This week, on November 13th, the world acknowledges kindness with World Kindness Day. Kindness is truly a perfect fit for teachers. Teachers do such amazingly kind things with and for kids every single day. This awareness sparked a question: How can we show kindness TO such incredibly kind teachers?
Teachers are among the kindest and most caring individuals. A teacher can inspire a child to find confidence he didn’t know he had or somehow make even the wrong answer exactly right to have been said by a child who hadn’t felt secure enough to raise her hand before. Teachers are typically “Kind-by-Nature” nurturers who don’t need a designated day to practice being kind or even to motivate students to perform acts of kindness. For many teachers, kindness is simply at the heart of their personal classroom curricula. So, instead, we offer three kindness strategies for teachers to consider.
- Four Special Books About Kindness
While teachers definitely have the “kindness gene,” they don’t always have the kind of time they’d like to weave in quick kindness stories or life lessons. Here are four wonderful books on kindness, sure to inspire teachers and kids. Easily categorized as Kindness Classics, these are books you can read and re-read all year long.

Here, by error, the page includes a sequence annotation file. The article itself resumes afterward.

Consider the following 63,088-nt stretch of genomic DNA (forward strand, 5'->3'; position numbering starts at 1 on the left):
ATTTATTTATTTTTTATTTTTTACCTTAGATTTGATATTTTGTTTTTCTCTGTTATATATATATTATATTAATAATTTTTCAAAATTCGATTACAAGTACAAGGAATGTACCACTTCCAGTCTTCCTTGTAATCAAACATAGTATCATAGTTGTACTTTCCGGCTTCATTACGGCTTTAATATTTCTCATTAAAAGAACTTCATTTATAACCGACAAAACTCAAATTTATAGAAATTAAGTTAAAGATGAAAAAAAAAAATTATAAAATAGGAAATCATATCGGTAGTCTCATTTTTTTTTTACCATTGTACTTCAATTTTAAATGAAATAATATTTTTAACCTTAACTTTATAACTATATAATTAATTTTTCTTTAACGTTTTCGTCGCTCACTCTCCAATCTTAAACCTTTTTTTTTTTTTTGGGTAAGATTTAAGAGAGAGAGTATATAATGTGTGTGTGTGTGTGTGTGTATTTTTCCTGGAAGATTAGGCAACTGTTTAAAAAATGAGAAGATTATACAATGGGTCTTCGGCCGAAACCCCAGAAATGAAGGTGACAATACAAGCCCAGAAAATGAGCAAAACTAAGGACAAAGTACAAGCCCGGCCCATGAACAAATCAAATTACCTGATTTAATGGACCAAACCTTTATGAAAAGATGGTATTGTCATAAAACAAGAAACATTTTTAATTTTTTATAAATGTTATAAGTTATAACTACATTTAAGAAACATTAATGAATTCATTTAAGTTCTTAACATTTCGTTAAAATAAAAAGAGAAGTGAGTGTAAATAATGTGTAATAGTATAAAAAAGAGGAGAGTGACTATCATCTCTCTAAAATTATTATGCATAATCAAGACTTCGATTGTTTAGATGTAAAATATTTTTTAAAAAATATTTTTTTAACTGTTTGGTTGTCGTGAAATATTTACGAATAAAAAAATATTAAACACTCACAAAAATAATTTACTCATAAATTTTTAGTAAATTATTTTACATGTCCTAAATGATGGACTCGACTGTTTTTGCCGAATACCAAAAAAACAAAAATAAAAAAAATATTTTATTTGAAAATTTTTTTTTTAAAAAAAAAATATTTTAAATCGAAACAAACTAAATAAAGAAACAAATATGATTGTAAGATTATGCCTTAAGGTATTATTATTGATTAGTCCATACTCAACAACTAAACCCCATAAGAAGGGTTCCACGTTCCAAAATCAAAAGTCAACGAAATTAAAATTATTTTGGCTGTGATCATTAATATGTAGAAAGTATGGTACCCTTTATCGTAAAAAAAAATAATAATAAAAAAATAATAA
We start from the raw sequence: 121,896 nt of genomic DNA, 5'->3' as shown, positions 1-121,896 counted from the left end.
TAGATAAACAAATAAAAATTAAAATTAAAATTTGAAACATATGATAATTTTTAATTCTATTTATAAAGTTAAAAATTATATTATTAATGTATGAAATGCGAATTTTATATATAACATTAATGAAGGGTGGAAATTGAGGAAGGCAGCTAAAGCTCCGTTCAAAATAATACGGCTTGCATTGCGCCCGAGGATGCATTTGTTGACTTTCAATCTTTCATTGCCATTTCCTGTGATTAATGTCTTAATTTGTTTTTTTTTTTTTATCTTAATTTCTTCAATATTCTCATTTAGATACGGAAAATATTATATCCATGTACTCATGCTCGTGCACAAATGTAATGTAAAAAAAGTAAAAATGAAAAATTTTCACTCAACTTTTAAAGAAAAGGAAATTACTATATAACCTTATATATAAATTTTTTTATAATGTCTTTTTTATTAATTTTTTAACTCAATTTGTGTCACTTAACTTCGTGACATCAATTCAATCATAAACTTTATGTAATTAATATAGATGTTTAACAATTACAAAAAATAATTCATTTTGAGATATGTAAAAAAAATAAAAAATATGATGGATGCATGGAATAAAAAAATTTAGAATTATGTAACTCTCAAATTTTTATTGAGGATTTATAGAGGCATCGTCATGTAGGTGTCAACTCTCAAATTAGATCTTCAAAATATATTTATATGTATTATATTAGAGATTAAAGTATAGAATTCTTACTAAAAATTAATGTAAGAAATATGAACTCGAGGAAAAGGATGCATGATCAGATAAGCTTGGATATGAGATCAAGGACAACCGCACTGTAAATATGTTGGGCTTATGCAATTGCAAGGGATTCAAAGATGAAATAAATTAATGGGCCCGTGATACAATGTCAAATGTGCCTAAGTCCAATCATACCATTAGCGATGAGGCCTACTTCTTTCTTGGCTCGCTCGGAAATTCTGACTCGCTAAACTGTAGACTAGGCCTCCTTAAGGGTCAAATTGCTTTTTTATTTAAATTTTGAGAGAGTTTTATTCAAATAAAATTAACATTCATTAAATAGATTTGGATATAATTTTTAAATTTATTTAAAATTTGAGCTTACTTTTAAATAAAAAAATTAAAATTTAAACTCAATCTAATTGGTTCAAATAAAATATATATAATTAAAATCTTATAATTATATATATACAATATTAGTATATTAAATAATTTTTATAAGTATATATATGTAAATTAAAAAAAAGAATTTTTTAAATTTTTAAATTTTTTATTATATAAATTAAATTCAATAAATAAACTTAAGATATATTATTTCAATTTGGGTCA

Each Kindness , written by Jacqueline Woodson, illustrated by E. B. Lewis, and published by Nancy Paulsen Books, is a Jane Addams Award winner and delivers a special and meaningful anti-bullying message that sticks with readers.
Random Acts of Kindness by The Editors of Conari Press, is a treasure trove of stories to inspire students and teachers to recognize that even tiny shards of kindness can be significant gifts to others. Often credited with sparking the kindness movement, this book is rich with quotations sure to motivate any reader. Reading a small section aloud is a great way to open or close each week.
Kindness is Cooler, Mrs. Ruler, written by Margery Cuyler, illustrated by Sachiko Yoshikawa, and published by Simon & Schuster Books for Young Readers, is a fun, quick read that sends the message to even little listeners that kindness is, indeed, cool.
The last title is called Chicken Soup for the Soul: Teacher Tales, 101 Inspirational Stories from Great Teachers and Appreciative Students by Jack Canfield, Mark Victor Hansen, and Amy Newmark. This collection captures reflections from many viewpoints, providing a long-lasting message that kindness comes in different ways, at different times, and sometimes from those whom one least expects.
- To Thine Own Self Be Kind
The second kindness teacher strategy is not nearly so tangible as the first. Many teachers seem to perform endless acts of kindness for students, families of students, and peers. The seasoned teacher who offers a transformative teaching tip to a recent graduate is kind. So is the teacher who anonymously fills a Lost and Found backpack with food to be sure kids eat over the weekend. Teachers are universally kind to others in a seemingly instinctive manner.